OMEGA-3 OILS GOOD FOR DIABETES AND HYPERACTIVITY
Although a headline-grabbing piece of research has claimed that omega-3 supplements cause prostate cancer, plenty of other independent studies continue to show the benefits of the fish oils. They can help fight diabetes and heart disease, and reduce hyperactivity in teens, two recent trials have discovered.

This is more supplement touting, so no extra points for this. Studies have shown supplements can be bad for the health if taken without medical supervision. Omega-3 oils are no exception. Quacks don’t tell you this. They also don’t tell you it’s far from settled that Omega-3 and Omega-6 really are sufficiently beneficial to be taken as supplements.

‘SAFE’ HPV VACCINE KILLS UP TO 1,700 YOUNG GIRLS
Nearly 1,700 young girls in the US have died or suffered permanent disability after being given the HPV vaccine, new official figures reveal.

WHOA, WHOA, WHOA, STOP THE FUCK RIGHT THERE, LADY. Gardasil has been shown to be exceptionally safe and, in over 5 years since it was introduced, not a single death has been demonstrated to be linked to it. That’s millions of girls vaccinated, and every single one of them survived. Many would already no longer be alive and healthy had they not received the vaccine, since we are now seeing falling rates for cervical cancer. This is the sort of mendacious anti-vaccine evil you find on webshites like Natural News or Whale.to. I also found typical antivax downplaying of the polio vaccine in the subscription “taster” pages from the Jan 2013 issue. Although WDDTY’s “vaccine information” booklet is behind yet another paywall, we can now safely assume that it makes the fabled author of the Necronomicon sound sane and well-intentioned. I’m going to award a straight 5 WTF points for this. At the end of the round, the score is now 14.

  • Pingback: WDDTY: My Master List | Josephine Jones

  • Teacake

    Regarding point 1) – I tweeted Tom Whipple – the writer of the Times article about the “information that is scientific yet easy for people to digest” quote, and he tweeted back that it apparently dates from 1989. Yes, 1989.

    Regarding point 4) – Tom Whipple also tweeted ” I left three voicemails, emailed three separate addresses” – no response.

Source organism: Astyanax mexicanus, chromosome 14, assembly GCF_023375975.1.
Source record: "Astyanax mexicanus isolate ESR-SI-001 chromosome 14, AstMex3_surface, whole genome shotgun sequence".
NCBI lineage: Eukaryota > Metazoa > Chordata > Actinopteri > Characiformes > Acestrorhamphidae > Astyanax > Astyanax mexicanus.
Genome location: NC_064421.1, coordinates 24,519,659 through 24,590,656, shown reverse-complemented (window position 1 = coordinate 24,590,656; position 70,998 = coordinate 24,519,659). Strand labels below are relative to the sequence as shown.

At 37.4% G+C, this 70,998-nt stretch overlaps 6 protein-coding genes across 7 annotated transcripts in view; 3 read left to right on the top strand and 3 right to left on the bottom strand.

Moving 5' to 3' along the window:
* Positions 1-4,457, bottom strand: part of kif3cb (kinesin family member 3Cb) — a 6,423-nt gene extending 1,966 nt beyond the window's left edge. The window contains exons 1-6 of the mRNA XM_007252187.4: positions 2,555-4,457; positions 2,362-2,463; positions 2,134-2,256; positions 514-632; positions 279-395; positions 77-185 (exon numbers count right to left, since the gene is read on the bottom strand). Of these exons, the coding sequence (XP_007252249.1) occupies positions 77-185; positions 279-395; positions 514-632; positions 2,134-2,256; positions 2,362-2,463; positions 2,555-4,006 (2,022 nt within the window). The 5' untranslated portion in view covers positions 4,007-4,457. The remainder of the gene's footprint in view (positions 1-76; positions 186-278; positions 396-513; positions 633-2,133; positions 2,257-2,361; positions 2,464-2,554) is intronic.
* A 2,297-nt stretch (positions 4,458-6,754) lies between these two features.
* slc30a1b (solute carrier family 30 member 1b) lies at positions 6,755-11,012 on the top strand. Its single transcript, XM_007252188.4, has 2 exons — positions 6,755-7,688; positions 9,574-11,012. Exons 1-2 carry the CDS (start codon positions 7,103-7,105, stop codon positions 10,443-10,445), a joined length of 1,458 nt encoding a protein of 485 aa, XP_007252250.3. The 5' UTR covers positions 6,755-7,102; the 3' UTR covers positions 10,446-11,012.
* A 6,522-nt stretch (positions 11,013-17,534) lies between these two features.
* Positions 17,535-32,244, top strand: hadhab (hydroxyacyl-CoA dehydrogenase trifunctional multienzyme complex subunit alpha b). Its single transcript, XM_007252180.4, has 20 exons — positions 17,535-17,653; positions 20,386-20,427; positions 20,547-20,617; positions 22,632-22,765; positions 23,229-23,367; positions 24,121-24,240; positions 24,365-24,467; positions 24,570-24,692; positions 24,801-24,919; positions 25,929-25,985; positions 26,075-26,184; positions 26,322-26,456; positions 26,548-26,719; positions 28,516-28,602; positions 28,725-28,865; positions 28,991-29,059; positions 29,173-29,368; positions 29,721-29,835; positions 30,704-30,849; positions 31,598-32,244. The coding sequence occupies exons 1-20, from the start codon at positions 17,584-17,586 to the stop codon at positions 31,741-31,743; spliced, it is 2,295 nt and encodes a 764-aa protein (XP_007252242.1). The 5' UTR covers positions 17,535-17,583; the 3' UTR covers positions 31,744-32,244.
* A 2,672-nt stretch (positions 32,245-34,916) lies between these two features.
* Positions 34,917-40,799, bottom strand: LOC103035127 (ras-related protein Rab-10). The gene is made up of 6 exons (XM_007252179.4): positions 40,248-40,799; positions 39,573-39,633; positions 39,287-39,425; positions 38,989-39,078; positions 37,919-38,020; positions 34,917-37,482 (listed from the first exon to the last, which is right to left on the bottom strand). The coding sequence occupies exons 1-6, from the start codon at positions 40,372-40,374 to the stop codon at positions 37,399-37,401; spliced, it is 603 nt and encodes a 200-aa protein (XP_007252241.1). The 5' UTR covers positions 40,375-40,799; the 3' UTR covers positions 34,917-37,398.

• http://blog.anarchic-teapot.net anarchic teapot

      1989? So, as WDDTY was first published in Oct 2012, the quote has sod-all to do with the rag. Most illuminating!

      As for the “no response”, ddoesn’t suprise me.

    • http://anarchic-teapot.net/ anarchic teapot

      Thanks for this info. I’ve used it in the follow-up post, ripping apart the claims of persecution and general martyrdom in another email the WDDTY team sent out.

  • Andy

    I am disappoint: read the title as “What The Charlatans Don’t Tell You…” and expected the sensible opinions of one Tim Burgess…

  • Jo Brodie

    I’m not convinced that the relationship between exercise and birthweight is out and out nonsense to be honest, though I think we can be fairly confident that they’ve overstated the case a smidge ;)

    Rather than the case mentioned I’m thinking of it more in terms of a mum with gestational or pre-existing Type 2 diabetes. There’d be raised glucose levels and likely raised insulin (compensating for reduced sensitivity to insulin at certain points during gestation) which combined might lead to a growth spurt in the developing foetus and a ‘large for gestational age’ baby aka foetal macrosomia.

    Given that exercise / physical activity tends to increase sensitivity to insulin and this would then tend lower glucose levels… I could see a link there. Bit of a stretch though.

    And I really don’t see how that would be relevant in the particular case given and it’s a bit crass of them to offer such advice.

    • http://anarchic-teapot.net/ anarchic teapot

      Another way in which exercise could reduce birth weight would be when Mum overdoes it and goes into labour earlier than expected. Result: smaller baby; not necessarily a desirable effect either, My point is that the way in which WDDTY presents anything is wildly misleading.

      • Jo Brodie

        Yep, no disagreement there!